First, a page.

We found the perfect lunch spot next to a shimmering turquoise pond, one of my favourite places along the route. I could have happily sat there for several hours, and was under the impression that we had reached our high point. Not a chance.
We had another section of rock, loose rubble, and snow to contend with. The cairns and ribbons had all but vanished and this section is particularly steep (a few parts requiring all fours). We plotted a zigzag course towards the ridge at the base of Copilot. I didn’t have my camera out for this, which is a shame, but my instinct was self-preservation.
I was both relived and a tad anxious as we finally got to our high point, just below the dark grey peak of Copilot. It’s fairly exposed with some nasty drop-offs. Eva kept asking me, “You OK?” I was so focussed on where and how I was stepping that I wasn’t doing a lot of talking. At one point, when I felt I had a bit more of a buffer around me, I pulled out my camera for a shot of the beautiful Skyline Ridge below us. I tried not to worry about how we were going to get down there. It isn’t obvious, and I was very glad that Eva had scoped this out on previous hikes.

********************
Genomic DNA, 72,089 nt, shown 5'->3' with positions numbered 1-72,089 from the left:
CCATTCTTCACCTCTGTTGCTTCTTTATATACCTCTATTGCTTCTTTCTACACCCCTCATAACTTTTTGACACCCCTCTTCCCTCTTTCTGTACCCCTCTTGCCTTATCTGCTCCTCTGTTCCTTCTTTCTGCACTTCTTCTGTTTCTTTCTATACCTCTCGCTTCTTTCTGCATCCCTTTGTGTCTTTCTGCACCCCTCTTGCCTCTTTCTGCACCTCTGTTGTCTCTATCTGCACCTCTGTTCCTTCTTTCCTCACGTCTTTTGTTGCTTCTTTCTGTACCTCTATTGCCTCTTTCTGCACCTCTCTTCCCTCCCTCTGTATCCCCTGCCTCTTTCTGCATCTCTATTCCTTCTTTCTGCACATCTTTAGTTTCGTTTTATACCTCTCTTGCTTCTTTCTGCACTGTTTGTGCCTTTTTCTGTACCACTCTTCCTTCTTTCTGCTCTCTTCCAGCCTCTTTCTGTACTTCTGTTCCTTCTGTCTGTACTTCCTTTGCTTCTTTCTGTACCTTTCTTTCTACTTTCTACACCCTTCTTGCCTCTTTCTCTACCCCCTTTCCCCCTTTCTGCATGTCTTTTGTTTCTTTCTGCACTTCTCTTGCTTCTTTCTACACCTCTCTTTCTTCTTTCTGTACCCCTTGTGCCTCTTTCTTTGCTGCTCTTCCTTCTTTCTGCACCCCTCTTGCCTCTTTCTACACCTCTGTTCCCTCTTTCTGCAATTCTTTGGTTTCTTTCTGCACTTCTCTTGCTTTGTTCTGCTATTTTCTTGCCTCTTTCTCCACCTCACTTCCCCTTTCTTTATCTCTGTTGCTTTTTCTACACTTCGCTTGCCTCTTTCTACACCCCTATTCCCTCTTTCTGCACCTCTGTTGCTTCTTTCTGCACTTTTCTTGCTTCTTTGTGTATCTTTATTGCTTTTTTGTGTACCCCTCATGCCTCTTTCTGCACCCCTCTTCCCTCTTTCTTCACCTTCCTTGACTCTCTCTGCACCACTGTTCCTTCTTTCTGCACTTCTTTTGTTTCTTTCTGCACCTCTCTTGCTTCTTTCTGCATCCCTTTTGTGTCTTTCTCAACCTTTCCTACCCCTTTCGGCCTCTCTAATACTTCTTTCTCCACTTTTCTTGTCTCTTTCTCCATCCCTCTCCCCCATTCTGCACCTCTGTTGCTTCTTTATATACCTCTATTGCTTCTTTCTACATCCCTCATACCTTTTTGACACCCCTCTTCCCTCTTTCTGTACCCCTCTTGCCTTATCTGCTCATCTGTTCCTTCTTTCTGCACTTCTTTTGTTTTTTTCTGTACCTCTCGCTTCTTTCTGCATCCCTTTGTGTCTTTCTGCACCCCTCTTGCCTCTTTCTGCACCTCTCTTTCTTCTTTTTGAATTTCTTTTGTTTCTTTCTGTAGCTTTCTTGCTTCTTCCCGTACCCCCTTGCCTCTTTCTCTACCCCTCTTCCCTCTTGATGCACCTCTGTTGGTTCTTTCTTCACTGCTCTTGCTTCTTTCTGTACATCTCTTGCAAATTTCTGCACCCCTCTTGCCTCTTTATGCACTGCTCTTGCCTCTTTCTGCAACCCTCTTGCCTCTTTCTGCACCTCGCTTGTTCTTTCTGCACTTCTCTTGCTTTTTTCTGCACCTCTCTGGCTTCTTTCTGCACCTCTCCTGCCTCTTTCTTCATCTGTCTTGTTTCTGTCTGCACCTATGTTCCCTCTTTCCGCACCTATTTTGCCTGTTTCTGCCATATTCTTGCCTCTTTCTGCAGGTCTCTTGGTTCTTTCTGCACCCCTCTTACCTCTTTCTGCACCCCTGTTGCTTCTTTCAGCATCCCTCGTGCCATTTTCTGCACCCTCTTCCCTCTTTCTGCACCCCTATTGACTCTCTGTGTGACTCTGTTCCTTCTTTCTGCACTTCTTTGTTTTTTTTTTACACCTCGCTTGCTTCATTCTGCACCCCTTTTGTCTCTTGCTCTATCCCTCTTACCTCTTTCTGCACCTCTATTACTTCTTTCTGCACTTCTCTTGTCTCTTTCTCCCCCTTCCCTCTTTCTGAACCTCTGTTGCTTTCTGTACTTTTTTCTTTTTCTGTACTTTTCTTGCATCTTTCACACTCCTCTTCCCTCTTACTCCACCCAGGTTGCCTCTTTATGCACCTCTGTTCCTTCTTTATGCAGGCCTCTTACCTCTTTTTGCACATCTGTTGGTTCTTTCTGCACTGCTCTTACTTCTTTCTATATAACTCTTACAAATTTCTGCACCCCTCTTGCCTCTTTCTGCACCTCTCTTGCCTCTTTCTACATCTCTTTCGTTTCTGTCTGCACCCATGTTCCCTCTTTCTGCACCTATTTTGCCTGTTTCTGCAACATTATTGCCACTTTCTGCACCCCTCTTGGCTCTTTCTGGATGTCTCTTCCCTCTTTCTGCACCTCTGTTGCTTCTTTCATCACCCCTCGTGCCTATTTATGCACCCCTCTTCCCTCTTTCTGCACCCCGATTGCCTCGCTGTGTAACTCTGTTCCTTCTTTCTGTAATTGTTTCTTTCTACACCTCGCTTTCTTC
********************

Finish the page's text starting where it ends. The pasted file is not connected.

So here comes the Tarzan part. Sadly, I don’t have any photos of us swinging from branches, but the image below shows our route off Copilot. See the large clump of trees clinging to the side of the mountain? Yup, that’s the route. It’s dreadfully steep, but there are tree branches and roots to grab onto (Eva’s gardening gloves are not just a fashion statement).
I admit, I was happy to be through the Tarzan section and on more forgiving terrain. Skyline Ridge is magnificent. Its pretty meadows are dotted with little ponds and the mountain views in all directions are fabulous. There are great ocean views further along the trail. The next four photos are all taken along the “unmarked” Skyline Ridge (before getting to the official trail marked in purple on the map). Route finding here is more straightforward and the occasional cairns and ribbons add extra confirmation. Overall, It was my favourite part of the loop.